Title:
Solar-assisted patch cart
Kind Code:
A1


Abstract:
A solar energy-assisted patch cart with a support surface for carrying and heating bituminous materials, a heating source located adjacent to the support surface, and a battery powered at least in part by solar energy for igniting a burner associated with the heating source. Preferably, a charge controller is used to maintain the battery with a predetermined level of charge. The solar energy may be supplied by one or more retractable solar panels in electric communication with the battery.



Inventors:
Rathe, Randy (West Chicago, IL, US)
Application Number:
10/984201
Publication Date:
05/11/2006
Filing Date:
11/10/2004
Primary Class:
Other Classes:
126/343.5A
International Classes:
C10C3/12; E01C23/14
View Patent Images:
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Primary Examiner:
SCHILLER, ALINA
Attorney, Agent or Firm:
MICHAEL P. MAZZA, LLC (GLEN ELYN, IL, US)
Claims:
I claim:

1. A solar energy-assisted patch cart, comprising: a heat-conductive support surface adapted to carry and heat a bituminous material placed within the patch cart; a heating source located adjacent the support surface, for heating the support surface and, by heat conduction, the bituminous material; and a battery powered at least in part by solar energy for igniting a burner associated with the heating source.

2. The solar energy-assisted patch cart of claim 1, wherein the battery is in electrical communication with one or more solar panels.

3. The solar energy-assisted patch cart of claim 2, wherein the solar panel(s) are located in a retractable fashion adjacent the patch cart, whereby when the patch cart is loaded with the bituminous material, the solar panel(s) may be inclined in a position to substantially avoid contact with the bituminous material as it is loaded.

4. The solar energy-assisted patch cart of claim 1, wherein the heating source comprises a fuel.

5. The solar energy-assisted patch cart of claim 4, wherein the fuel comprises diesel fuel.

6. The solar energy-assisted patch cart of claim 1, wherein the bituminous material comprises asphalt.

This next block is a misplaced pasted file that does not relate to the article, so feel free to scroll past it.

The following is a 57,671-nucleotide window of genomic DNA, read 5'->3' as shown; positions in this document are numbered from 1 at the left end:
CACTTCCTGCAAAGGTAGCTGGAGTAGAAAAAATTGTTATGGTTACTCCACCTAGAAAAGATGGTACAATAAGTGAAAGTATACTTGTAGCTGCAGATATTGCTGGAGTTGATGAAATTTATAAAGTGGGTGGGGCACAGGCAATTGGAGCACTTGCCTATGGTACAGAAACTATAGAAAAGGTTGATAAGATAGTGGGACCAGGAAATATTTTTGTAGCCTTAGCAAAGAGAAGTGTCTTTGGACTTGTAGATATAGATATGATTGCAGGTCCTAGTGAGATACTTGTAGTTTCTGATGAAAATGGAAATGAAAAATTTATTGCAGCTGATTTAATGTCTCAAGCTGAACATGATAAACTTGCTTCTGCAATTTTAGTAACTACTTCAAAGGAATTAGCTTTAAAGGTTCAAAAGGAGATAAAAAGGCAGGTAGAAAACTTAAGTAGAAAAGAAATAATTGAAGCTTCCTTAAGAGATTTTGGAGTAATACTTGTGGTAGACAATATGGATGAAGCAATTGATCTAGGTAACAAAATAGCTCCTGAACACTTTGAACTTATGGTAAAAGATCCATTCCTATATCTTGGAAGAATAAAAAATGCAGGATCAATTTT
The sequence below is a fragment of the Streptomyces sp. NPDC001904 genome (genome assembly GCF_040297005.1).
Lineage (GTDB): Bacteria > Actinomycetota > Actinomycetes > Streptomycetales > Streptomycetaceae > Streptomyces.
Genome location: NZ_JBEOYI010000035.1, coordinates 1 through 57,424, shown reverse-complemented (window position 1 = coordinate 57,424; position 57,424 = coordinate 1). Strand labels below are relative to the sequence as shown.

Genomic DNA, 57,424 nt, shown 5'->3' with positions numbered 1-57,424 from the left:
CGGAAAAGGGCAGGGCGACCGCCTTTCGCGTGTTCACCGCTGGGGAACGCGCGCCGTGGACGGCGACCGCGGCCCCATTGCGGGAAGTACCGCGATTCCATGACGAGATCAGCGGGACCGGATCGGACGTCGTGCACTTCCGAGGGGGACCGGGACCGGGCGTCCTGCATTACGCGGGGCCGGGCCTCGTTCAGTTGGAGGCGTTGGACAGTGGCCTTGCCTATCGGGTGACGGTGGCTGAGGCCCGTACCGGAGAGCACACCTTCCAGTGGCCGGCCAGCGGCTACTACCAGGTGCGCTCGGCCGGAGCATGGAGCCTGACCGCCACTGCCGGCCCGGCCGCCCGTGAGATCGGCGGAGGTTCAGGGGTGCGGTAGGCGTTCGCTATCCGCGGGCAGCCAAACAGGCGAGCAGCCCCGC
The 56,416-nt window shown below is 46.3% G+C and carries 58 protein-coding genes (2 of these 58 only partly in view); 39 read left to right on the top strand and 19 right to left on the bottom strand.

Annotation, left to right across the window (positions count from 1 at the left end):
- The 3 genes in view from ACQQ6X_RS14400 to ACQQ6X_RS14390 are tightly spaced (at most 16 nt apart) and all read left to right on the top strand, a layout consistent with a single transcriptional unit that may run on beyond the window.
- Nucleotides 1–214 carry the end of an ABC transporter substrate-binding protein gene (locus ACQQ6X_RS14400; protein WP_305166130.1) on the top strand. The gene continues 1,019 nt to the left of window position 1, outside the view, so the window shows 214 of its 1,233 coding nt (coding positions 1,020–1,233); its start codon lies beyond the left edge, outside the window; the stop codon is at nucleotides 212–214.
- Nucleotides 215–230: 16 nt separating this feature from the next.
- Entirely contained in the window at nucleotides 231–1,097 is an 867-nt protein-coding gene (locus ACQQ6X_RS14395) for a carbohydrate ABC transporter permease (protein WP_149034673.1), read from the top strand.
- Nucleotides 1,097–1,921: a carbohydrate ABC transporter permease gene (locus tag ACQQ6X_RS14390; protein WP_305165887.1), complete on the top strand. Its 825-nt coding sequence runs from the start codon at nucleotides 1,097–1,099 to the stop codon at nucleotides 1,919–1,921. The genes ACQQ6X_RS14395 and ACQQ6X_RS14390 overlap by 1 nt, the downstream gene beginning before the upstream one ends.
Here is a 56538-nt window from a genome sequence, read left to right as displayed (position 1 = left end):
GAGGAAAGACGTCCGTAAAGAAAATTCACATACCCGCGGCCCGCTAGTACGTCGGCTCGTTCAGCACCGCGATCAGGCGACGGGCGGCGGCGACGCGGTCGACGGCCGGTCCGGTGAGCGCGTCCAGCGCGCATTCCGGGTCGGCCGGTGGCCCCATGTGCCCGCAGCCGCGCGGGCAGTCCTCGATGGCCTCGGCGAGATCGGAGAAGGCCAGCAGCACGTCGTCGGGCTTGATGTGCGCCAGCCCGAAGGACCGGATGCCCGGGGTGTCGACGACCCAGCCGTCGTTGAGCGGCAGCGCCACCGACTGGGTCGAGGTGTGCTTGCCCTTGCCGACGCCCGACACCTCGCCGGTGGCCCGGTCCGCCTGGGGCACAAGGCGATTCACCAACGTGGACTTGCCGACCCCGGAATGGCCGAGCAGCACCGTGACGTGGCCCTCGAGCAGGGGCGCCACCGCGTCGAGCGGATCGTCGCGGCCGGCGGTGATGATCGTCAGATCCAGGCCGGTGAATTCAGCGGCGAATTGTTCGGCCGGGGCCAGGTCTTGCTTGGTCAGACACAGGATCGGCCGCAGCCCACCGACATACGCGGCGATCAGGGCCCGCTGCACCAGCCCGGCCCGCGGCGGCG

7. A solar energy-assisted patch cart, comprising: a heat-conductive support surface adapted to carry and heat a bituminous material placed within the patch cart; a heating source located adjacent the support surface, for heating the support surface and, by heat conduction, the bituminous material; a battery powered at least in part by solar energy for igniting a burner associated with the heating source; and a charge controller in electrical communication with the battery, to facilitate maintaining the battery within a predetermined level of charge.

8. The solar energy-assisted patch cart of claim 7, wherein the charge controller provides voltage control.

9. The solar energy-assisted patch cart of claim 7, wherein the charge controller provides current limit control.

10. The solar energy-assisted patch cart of claim 7, wherein the charge controller comprises a photovoltaic charge controller.

11. The solar energy-assisted patch cart of claim 7, further comprising a power booster in electrical communication with the battery.

12. The solar energy-assisted patch cart of claim 7, further comprising a volt/amp meter in electrical communication with the battery.

13. A solar energy-assisted patch cart, comprising: a heat-conductive support surface adapted to carry and heat a bituminous material placed within the patch cart; a heating source located adjacent the support surface, for heating the support surface and, by heat conduction, the bituminous material; and solar panels in electrical communication with the heating source for selectively powering ignition and maintenance of the heating source.

Description:

BACKGROUND OF THE INVENTION

The present invention relates to the field of patch carts used for patching roadways. More specifically, the invention is directed to a solar power-assisted patch cart.

Generally, patch carts are used by towns, cities, municipalities, counties, or states to repair local roadways, highways or parking lot facilities, for example. In addition, private entities may use these patch carts to repair roadways or facilities. Patch carts include an enclosure for storing bituminous material such as asphalt used for road repair. The enclosure and bituminous material are heated, and then selectively dropped onto a repair area, such as by release from the bottom portion of a funnel-shaped patch cart, or by shoveling. Suitable patch carts which may be used in connection with the present invention include asphalt patch carts such as those sold by Spaulding Manufacturing, Inc., of Saginaw Michigan (www.spauldingmfg.com).

Past patch carts have employed several methods of heating the asphalt, for example, including diesel burner systems. Diesel systems may be preferred for safety reasons because they do not require large storage containers of volatile propane to be attached to the patch cart. Diesel systems also may be preferred for convenience because of the relative ease of refilling diesel fuel tanks versus refilling propane tanks. Electric-powered patch carts are also available, but these require a gasoline engine-powered generator to run the electric.